Much as they might desire it, Coldplay are never going to record the kind of rock — or even pop — album that music critics want them to record. They’re not Radiohead, Arcade Fire or The Clash. Chris Martin isn’t Win Butler, Guy Garvey or even Damon Albarn. He’s more like the Prince William of songwriters: earnest, privileged, charitable, inscrutable and popular as hell. While his persistently disappointing lyrics clamber into songs like a determined toddler teetering in his mother’s too-big high heels, not even the most vociferous Coldplay detractor can deny that the London quartet knows how to kick out gorgeous, stadium-shuddering anthems, from ‘Clocks’ to ‘Viva La Vida’ to the new and robustly handsome ‘Charlie Brown’ off their fifth album, Mylo Xyloto. Unlike the equally loved-or-reviled U2, who swagger forth with blind confidence despite progressively flagging ideas, you get the sense that the four lads of Coldplay, like the perennial misfits Martin insists they are, just want to be stronger musicians and make people happy during a particularly unhappy time. That’s not a bad thing.
So Mylo Xyloto isn’t Kid A or, despite Martin’s vagaries about it being a ‘concept’ album, even a crescent slice of Dark Side of The Moon. Instead it is a confident, bright, glittering collection of 14 songs that run from the prettily bland (‘Paradise’) to incongruous but competent electro-pop (the Rihanna-whipped ‘Princess of China’) to the genuinely lovely (‘Up In Flames’). Martin, Jonny Buckland, Guy Berryman and Will Champion have found the perfect collaborator in wise Brian Eno. As he did with U2, Eno guides Coldplay, like a too-eager racehorse, towards the fast track where they’re best — those galloping, supernova sing-a-longs that sound so good at Glastonbury after three days of rain and five pints of cider. The band layers on more echoing guitars, iridescent hooks, ruminative piano and synth-spurred sprints to offset Martin’s greeting-card bromides, falsetto woo-hoos and empty “para-para-paradise” stutters — filling space where better lyrics might have lived.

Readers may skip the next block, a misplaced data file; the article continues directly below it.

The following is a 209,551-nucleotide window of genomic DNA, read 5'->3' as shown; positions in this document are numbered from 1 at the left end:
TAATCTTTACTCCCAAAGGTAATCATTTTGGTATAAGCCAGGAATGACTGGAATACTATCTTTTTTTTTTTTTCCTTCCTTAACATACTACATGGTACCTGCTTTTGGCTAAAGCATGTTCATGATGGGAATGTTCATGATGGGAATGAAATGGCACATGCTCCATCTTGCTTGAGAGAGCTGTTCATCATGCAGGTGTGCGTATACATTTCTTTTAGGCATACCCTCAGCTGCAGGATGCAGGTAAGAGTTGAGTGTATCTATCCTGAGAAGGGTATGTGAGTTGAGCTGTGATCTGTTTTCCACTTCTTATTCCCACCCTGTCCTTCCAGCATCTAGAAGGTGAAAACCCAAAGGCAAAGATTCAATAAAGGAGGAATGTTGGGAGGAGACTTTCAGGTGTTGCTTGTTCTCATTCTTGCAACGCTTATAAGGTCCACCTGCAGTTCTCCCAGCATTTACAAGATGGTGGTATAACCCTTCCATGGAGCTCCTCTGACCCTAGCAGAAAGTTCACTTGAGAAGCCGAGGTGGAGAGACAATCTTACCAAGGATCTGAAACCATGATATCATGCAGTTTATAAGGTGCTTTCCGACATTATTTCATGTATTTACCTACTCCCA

For all of its inevitable disappointments, Mylo Xyloto might be Coldplay’s most assured album to date, their assiduous answer to The Joshua Tree. The band excels in live performance — their superior Glastonbury 2011 set proved that — and Mylo Xyloto’s rafter-raising, jubilant songs offer an effortless template in how to please a huge audience. For every lousy lyric — “I’d rather be a comma than a full stop” rivals “ignite your bones” from ‘Fix You’ as one of the all-time clunkers — there’s plenty of well-executed moments too: Martin’s patient, soulful vocals and bare-to-the-bone piano on ‘Up in Flames,’ the goofy Peter-Allen-meets-The–Edge excess of ‘Every Teardrop Is A Waterfall’, Buckland’s sinewy guitar on ‘Major Minus,’ or the simmering build and fragile dénouement of ‘Charlie Brown.’ Mylo Xyloto isn’t one of the great albums of the year, but it doesn’t really need to be. Its ultimate purpose, given sincere-sounding admonishments like ‘Don’t Let It Break Your Heart, might be as simple succor for Coldplay’s millions of fans, at an impasse with a fractious, chaotic and economically unstable world.